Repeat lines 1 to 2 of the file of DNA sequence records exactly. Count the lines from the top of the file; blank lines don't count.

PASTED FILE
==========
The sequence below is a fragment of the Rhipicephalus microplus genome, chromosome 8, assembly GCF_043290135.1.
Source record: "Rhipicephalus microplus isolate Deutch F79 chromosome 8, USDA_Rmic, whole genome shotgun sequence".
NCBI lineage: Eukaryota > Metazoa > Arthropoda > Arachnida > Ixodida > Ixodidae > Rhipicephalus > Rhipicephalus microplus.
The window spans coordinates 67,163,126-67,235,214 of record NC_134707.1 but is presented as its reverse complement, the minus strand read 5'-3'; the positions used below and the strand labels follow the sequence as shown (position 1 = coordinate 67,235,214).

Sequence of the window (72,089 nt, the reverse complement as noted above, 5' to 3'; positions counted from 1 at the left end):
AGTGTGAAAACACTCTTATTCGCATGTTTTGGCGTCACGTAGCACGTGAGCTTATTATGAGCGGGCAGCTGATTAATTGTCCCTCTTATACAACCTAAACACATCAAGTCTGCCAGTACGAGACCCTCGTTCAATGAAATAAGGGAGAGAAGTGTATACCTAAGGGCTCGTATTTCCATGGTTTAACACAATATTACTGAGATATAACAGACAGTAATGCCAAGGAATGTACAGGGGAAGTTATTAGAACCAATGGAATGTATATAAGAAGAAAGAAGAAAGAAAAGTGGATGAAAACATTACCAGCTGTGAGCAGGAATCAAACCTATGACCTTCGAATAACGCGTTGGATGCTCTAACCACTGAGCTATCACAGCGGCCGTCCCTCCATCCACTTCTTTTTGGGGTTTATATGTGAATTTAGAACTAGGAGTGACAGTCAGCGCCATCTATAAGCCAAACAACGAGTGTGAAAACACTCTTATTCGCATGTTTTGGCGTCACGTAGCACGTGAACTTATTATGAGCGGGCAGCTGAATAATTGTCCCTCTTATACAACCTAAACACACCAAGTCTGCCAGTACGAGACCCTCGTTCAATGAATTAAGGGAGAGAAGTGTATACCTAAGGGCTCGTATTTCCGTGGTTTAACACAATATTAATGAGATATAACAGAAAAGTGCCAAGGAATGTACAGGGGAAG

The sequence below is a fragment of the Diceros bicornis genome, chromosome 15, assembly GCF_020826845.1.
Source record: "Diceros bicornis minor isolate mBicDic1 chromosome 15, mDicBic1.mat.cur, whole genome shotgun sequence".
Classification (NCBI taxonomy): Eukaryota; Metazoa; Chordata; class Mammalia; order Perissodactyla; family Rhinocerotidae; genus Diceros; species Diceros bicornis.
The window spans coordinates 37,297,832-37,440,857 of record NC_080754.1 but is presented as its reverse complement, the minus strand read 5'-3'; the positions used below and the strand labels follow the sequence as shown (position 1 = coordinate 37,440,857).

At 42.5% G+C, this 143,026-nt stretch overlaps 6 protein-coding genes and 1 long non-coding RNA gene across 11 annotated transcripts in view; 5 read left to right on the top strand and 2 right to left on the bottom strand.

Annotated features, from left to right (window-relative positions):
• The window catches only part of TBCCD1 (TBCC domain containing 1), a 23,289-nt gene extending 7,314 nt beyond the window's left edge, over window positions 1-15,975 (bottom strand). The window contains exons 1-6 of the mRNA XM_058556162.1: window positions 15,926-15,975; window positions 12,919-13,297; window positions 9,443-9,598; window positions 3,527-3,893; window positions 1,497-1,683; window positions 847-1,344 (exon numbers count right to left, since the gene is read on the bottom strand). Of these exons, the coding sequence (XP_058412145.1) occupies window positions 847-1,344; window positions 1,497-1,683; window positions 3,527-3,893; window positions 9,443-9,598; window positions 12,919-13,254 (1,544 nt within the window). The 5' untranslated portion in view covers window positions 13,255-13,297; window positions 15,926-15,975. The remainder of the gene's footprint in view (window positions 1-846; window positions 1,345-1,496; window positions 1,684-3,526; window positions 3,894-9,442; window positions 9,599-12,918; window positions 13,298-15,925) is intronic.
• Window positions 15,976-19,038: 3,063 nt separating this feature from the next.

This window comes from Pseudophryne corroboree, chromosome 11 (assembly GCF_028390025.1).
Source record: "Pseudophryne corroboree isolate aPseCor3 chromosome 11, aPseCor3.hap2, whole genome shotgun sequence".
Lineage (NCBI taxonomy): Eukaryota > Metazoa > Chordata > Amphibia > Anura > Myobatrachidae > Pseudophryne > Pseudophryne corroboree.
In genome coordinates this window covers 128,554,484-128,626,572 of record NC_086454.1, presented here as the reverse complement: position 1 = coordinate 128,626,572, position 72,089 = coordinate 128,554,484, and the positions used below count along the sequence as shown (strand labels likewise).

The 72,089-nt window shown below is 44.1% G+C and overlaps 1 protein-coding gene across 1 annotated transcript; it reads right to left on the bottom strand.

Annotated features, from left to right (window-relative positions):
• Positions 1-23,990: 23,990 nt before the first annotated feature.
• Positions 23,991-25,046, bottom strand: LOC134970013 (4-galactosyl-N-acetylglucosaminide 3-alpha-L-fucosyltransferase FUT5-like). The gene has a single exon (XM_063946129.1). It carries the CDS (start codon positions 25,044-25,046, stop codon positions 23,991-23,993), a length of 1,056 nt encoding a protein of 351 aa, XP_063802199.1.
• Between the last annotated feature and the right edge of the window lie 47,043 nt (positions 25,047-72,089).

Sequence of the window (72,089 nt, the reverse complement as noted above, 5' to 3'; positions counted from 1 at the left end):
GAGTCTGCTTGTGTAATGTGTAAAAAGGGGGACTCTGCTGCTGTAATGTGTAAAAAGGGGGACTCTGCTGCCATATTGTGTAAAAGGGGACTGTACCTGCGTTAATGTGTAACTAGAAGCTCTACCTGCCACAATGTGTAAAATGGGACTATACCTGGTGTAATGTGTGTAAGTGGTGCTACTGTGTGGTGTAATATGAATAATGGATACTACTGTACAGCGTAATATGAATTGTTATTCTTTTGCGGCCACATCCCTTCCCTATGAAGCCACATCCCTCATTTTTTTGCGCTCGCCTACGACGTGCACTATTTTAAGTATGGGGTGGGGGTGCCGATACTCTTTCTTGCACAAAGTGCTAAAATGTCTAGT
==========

The sequence below is a fragment of the Rhipicephalus microplus genome, chromosome 8, assembly GCF_043290135.1.
Source record: "Rhipicephalus microplus isolate Deutch F79 chromosome 8, USDA_Rmic, whole genome shotgun sequence".